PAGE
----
On the left: A stained glass window with a language I can’t read; and many people touring the space.
On the right: There are many stones that form steps, traveling up and down a hill.
- Can you imagine that this was the place where Jesus gathered with his disciples for the Last Supper?
- Can you imagine this is where Jesus washed his disciples feet, knowing there would be betrayal, denial and fear just a few hours later?
- Can you imagine this is the road Jesus and his disciples traveled on after the Last Supper, down to the Garden of Gethsemane?
- This same road became the journey of Jesus’ trial, up to Pilates’ and back down to Jerusalem to be crucified.
A picture only shows a face or a place. A relationship tells a much deeper story. As we wrap up another month in 2021 and keep moving forward, we do so in the midst of Holy Week. We enter with Jesus’s command on Maundy Thursday, to love one another by serving first. Jesus spent three years with these disciples and followers and developed relationships where he could preach and teach God’s radical love. He gave them purpose and set the example. He endured so that we could continue to endure.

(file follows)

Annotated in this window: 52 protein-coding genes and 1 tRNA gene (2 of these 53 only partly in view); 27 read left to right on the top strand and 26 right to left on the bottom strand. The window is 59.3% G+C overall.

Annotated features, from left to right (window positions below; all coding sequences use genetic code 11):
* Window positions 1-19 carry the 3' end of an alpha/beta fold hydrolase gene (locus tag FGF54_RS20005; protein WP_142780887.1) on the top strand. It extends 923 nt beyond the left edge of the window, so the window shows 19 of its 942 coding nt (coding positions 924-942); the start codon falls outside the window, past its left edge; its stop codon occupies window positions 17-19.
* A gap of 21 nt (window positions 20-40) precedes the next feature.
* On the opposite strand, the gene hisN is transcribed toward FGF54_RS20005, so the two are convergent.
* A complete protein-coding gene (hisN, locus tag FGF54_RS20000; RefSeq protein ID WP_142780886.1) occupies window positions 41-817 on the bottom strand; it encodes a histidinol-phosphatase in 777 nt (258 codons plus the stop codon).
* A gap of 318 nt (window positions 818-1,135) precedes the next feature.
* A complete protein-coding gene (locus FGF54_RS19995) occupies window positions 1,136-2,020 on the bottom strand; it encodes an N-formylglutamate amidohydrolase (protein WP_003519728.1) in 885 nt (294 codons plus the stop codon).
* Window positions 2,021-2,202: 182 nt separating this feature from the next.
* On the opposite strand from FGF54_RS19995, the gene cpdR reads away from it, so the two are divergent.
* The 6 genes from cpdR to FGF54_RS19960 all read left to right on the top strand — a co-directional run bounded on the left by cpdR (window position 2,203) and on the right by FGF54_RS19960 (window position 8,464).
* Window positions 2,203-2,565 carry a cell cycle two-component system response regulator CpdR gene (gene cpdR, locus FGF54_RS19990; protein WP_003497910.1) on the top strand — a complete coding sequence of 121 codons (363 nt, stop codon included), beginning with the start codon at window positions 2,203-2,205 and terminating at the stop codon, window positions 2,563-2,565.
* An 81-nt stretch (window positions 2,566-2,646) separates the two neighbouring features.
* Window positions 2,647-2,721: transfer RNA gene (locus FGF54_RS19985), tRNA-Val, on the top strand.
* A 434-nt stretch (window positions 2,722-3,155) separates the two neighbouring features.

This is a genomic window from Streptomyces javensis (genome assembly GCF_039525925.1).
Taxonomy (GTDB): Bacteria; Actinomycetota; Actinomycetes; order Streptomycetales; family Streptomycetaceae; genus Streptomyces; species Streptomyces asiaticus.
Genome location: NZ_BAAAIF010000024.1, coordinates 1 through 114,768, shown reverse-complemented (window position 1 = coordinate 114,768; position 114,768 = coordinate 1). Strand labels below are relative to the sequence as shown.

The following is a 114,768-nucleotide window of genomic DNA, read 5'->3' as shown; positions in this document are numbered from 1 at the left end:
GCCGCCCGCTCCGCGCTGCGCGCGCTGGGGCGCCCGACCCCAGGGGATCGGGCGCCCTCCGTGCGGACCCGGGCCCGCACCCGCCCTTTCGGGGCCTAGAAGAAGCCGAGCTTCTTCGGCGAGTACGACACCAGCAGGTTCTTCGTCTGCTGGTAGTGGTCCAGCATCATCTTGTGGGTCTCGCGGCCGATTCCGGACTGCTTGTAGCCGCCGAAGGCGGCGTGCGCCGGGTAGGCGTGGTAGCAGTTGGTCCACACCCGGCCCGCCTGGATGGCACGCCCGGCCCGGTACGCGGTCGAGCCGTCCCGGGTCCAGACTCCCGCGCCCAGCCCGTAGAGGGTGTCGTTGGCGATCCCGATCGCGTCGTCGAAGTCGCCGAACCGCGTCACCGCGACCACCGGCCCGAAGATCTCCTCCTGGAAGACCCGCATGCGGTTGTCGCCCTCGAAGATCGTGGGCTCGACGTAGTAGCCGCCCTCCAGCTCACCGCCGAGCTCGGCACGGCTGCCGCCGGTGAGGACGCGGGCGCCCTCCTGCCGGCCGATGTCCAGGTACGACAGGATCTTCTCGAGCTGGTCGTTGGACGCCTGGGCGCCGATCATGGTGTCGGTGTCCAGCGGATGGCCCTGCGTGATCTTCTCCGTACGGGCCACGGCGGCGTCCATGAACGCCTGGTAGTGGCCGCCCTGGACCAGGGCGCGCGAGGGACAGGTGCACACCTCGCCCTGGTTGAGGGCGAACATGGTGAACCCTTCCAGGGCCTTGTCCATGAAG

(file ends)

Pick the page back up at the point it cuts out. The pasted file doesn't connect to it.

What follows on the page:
Therefore, since we are surrounded by such a great cloud of witnesses, let us throw off everything that hinders and the sin that so easily entangles. And let us run with perseverance the race marked out for us, 2 fixing our eyes on Jesus, the pioneer and perfecter of faith. For the joy set before him he endured the cross, scorning its shame, and sat down at the right hand of the throne of God. 3 Consider him who endured such opposition from sinners, so that you will not grow weary and lose heart.Hebrews 12:1-3, NIV
In this Holy Week, may you look beyond the picture of the cross into the life and death of Jesus Christ. The joy, hospitality, honesty about sin and love, genuine concern and willingness to make the ultimate sacrifice for you and for me. These truths lead us to the empty tomb, a vision we could have never imagined would be possible.